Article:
Tommy Kramer Coaching Tip #421: Proximity, and what it Means for you

It’s probably only natural to not want to be coached.  But the air talents I’ve encountered who feel that way (at first) are usually the ones who just don’t see past trying to be funny, or think that “trending” in social media is a goal.  (It’s not.  Connecting with the Listener is.)  And those things will come as a byproduct of your skills improving.

I’ve always seen coaching – at least the way I do it – as being like an acting coach working with actors, and most of the things I teach come from an acting or writing background, in addition to decades of radio experience.  We start with the radio stuff – how to do the “basics” (giving the station’s name, artist info, time, etc.), then, when that’s really solid and varied, it’s all about the Art. Continue reading

Frost Advisory #567 – We Grade On The Curve, And That’s Too Bad

Our currency is TIME. We measure time, we sell time. Some of us veterans remember when we “back-timed.” We covet TIME SPENT LISTENING.

We also WASTE time.

In PPM lingo time is called “listening occasions.” There are numerous things about PPM we can’t control (most importantly who wears a meter), but we can hopefully minimize missed opportunities to create listening occasions.

But we tend to grade on the curve when we say…

It’s not all THAT bad.

It probably won’t hurt us.

Nobody will notice.

Not many people are listening on the weekend/nights/overnights/holidays.

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Tommy Kramer Coaching Tip #420: Keep on Sharing

What you bring to the table besides your voice and the ability to read things off a computer screen is what decides whether people actually listen to you or not. Here’s a tip taken from a recent coaching session recap:

Keep on sharing. What you have in common with the listener is what brings her/him a step closer. Always bringing the listener closer makes the station a star, and each Personality a star.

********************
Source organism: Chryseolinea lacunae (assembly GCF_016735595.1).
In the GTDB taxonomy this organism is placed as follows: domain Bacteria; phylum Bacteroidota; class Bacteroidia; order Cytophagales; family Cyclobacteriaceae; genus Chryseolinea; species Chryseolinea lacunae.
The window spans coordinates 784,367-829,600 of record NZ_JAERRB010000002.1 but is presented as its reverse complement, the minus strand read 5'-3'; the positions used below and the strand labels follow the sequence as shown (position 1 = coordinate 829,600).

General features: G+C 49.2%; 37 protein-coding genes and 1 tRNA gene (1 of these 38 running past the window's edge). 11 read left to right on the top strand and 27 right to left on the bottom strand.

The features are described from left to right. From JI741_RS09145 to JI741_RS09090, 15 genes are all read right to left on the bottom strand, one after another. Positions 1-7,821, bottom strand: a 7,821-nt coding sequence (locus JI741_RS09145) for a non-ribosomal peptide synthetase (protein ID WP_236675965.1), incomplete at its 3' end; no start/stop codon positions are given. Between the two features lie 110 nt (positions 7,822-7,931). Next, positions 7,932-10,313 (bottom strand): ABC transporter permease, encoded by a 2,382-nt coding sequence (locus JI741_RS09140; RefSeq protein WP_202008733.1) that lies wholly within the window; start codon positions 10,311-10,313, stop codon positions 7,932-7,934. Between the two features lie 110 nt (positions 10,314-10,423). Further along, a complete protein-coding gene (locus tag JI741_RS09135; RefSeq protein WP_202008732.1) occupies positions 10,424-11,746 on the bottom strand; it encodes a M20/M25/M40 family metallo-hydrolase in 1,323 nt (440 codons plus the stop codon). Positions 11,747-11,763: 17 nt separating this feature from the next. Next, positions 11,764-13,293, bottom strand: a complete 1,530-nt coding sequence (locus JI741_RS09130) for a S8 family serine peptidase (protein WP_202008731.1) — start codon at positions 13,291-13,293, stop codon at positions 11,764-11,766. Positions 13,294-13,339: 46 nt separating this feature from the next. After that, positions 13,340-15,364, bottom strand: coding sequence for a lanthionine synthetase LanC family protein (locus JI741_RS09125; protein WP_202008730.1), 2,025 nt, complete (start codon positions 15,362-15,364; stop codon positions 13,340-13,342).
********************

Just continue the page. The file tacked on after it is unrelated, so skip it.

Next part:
The rest of the time, it’s just about being a good ambassador for the station, and being a good voice actor.

Tommy Kramer Coaching Tip #419: Start with the Name, then Add

Better voice acting is always part of the quest, and that starts with how you say the station’s name.

On my stations, we put it first (the first thing out of your mouth) for a reason, like the Jif label on the outside of the jar.  So it’s important that you have an “I like peanut butter” sound.  With that thought in mind, then all you have to do in MusicRadio is simply match the tempo and emotional ‘vibe’ of the song, and you’ll be right in the pocket… a part of – and logical extension of – the music, instead of interrupting it to sell something.

From there, you just continue with whatever the Content is.  But you’re already more “ear-friendly” from this one technique.

Note: I believe in the name of the station first in all formats.  Not every market has PPM.  If you’re a diary market, it’s important to get CREDIT for what you do.  So plant that seed.

Frost Advisory #565 – Sitting Next To Warren

At church yesterday I sat next to Warren. Warren is 50 years old and had never been to our church. In fact, Warren had never been to church.